Scripting language

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Short description: Programming language for run-time events
GDScript in Godot 3.4

A scripting language or script language is a programming language that is used to manipulate, customize, and automate the facilities of an existing system.[1] Scripting languages are usually interpreted at runtime rather than compiled.

A scripting language's primitives are usually elementary tasks or API calls,[clarification needed] and the scripting language allows them to be combined into more programs. Environments that can be automated through scripting include application software, text editors, web pages, operating system shells, embedded systems, and computer games. A scripting language can be a general purpose language or a domain-specific language for a particular environment; in the case of scripting an application, it is also known as an extension language. Scripting languages are also sometimes referred to as very high-level programming languages, as they sometimes operate at a high level of abstraction, or as control languages, particularly for job control languages on mainframes.

The term scripting language is also used in a wider sense, namely, to refer to dynamic high-level programming languages in general; some are strictly interpreted languages, while others use a form of compilation. In this context, the term script refers to a small program in such a language; typically, contained in a single file, and no larger than a few thousand lines of code.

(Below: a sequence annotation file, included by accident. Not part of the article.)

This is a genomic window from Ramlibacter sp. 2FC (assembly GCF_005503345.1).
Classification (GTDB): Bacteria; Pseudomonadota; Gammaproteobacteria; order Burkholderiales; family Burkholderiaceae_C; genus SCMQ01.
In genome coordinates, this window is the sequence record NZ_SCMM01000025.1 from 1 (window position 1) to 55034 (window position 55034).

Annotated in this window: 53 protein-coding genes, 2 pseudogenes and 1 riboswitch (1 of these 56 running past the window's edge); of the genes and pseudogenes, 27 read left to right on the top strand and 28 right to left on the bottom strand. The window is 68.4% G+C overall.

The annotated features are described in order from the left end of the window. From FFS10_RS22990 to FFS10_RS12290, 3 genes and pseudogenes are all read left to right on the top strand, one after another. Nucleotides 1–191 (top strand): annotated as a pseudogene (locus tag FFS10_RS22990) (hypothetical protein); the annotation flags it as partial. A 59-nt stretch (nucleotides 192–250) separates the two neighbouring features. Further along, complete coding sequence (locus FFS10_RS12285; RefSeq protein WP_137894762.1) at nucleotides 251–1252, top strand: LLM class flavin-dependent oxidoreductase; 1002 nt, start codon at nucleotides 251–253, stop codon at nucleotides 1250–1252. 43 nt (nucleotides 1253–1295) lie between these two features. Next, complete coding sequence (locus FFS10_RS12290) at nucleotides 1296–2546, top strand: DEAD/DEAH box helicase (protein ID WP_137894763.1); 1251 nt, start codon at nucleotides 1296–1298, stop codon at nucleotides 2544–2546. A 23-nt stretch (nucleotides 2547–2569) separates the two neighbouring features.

The spectrum of scripting languages ranges from small to large, and from highly domain-specific language to general-purpose programming languages. A language may start as small and highly domain-specific and later develop into a portable and general-purpose language; conversely, a general-purpose language may later develop special domain-specific dialects.


See also: List of scripting languages
  • AWK, a text-processing language available in most Unix-like operating systems, which has been ported to other operating systems.
  • Bash, an interpreted scripting language for use on Unix, GNU and other Unix-like operating systems and environments.
  • Groovy is an object-oriented scripting language for the Java platform, similar to Python, Ruby, and Smalltalk.
  • JavaScript (later: ECMAScript), originally a very small, highly domain-specific language, limited to running within a web browser to dynamically modify the web page being shown, that later developed into a widely portable general-purpose programming language.
  • Lisp, a family of general-purpose languages and extension languages for specific applications, e.g. Emacs Lisp, for the Emacs editor.
  • Lua, a language designed for use as an extension language for applications in general, used by many different applications.